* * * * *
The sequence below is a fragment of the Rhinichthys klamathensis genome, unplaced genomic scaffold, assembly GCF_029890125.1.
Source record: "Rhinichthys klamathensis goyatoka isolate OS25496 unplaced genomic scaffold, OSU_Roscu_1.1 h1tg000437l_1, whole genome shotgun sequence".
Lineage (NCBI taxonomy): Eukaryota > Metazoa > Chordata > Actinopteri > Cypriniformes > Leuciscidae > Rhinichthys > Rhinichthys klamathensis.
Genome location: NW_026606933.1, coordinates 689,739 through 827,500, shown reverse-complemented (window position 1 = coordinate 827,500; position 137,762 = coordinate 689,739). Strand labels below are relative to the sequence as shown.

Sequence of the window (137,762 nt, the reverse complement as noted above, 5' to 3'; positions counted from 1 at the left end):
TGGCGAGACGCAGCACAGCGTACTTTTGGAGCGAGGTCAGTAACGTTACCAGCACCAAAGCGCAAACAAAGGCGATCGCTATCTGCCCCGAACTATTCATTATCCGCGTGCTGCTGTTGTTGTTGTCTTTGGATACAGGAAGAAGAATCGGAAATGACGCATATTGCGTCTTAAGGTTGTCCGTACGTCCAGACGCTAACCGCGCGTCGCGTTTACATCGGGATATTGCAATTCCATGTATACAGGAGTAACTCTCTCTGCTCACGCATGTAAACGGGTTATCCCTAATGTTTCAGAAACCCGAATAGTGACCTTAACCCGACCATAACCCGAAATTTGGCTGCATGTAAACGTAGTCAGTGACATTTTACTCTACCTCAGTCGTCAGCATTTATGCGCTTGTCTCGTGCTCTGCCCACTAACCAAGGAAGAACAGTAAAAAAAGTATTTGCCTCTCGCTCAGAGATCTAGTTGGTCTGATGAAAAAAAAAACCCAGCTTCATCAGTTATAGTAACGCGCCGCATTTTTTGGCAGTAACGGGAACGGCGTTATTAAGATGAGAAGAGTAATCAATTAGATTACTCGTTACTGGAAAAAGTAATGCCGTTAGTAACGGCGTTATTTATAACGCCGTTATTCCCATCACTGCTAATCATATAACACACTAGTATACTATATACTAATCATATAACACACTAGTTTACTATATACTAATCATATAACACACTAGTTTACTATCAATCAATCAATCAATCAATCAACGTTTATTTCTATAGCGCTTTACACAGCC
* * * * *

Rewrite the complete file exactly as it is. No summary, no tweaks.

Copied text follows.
The sequence below is a fragment of the Rhinichthys klamathensis genome, unplaced genomic scaffold, assembly GCF_029890125.1.
Source record: "Rhinichthys klamathensis goyatoka isolate OS25496 unplaced genomic scaffold, OSU_Roscu_1.1 h1tg000437l_1, whole genome shotgun sequence".
Lineage (NCBI taxonomy): Eukaryota > Metazoa > Chordata > Actinopteri > Cypriniformes > Leuciscidae > Rhinichthys > Rhinichthys klamathensis.
Genome location: NW_026606933.1, coordinates 689,739 through 827,500, shown reverse-complemented (window position 1 = coordinate 827,500; position 137,762 = coordinate 689,739). Strand labels below are relative to the sequence as shown.

Sequence of the window (137,762 nt, the reverse complement as noted above, 5' to 3'; positions counted from 1 at the left end):
TGGCGAGACGCAGCACAGCGTACTTTTGGAGCGAGGTCAGTAACGTTACCAGCACCAAAGCGCAAACAAAGGCGATCGCTATCTGCCCCGAACTATTCATTATCCGCGTGCTGCTGTTGTTGTTGTCTTTGGATACAGGAAGAAGAATCGGAAATGACGCATATTGCGTCTTAAGGTTGTCCGTACGTCCAGACGCTAACCGCGCGTCGCGTTTACATCGGGATATTGCAATTCCATGTATACAGGAGTAACTCTCTCTGCTCACGCATGTAAACGGGTTATCCCTAATGTTTCAGAAACCCGAATAGTGACCTTAACCCGACCATAACCCGAAATTTGGCTGCATGTAAACGTAGTCAGTGACATTTTACTCTACCTCAGTCGTCAGCATTTATGCGCTTGTCTCGTGCTCTGCCCACTAACCAAGGAAGAACAGTAAAAAAAGTATTTGCCTCTCGCTCAGAGATCTAGTTGGTCTGATGAAAAAAAAAACCCAGCTTCATCAGTTATAGTAACGCGCCGCATTTTTTGGCAGTAACGGGAACGGCGTTATTAAGATGAGAAGAGTAATCAATTAGATTACTCGTTACTGGAAAAAGTAATGCCGTTAGTAACGGCGTTATTTATAACGCCGTTATTCCCATCACTGCTAATCATATAACACACTAGTATACTATATACTAATCATATAACACACTAGTTTACTATATACTAATCATATAACACACTAGTTTACTATCAATCAATCAATCAATCAATCAACGTTTATTTCTATAGCGCTTTACACAGCC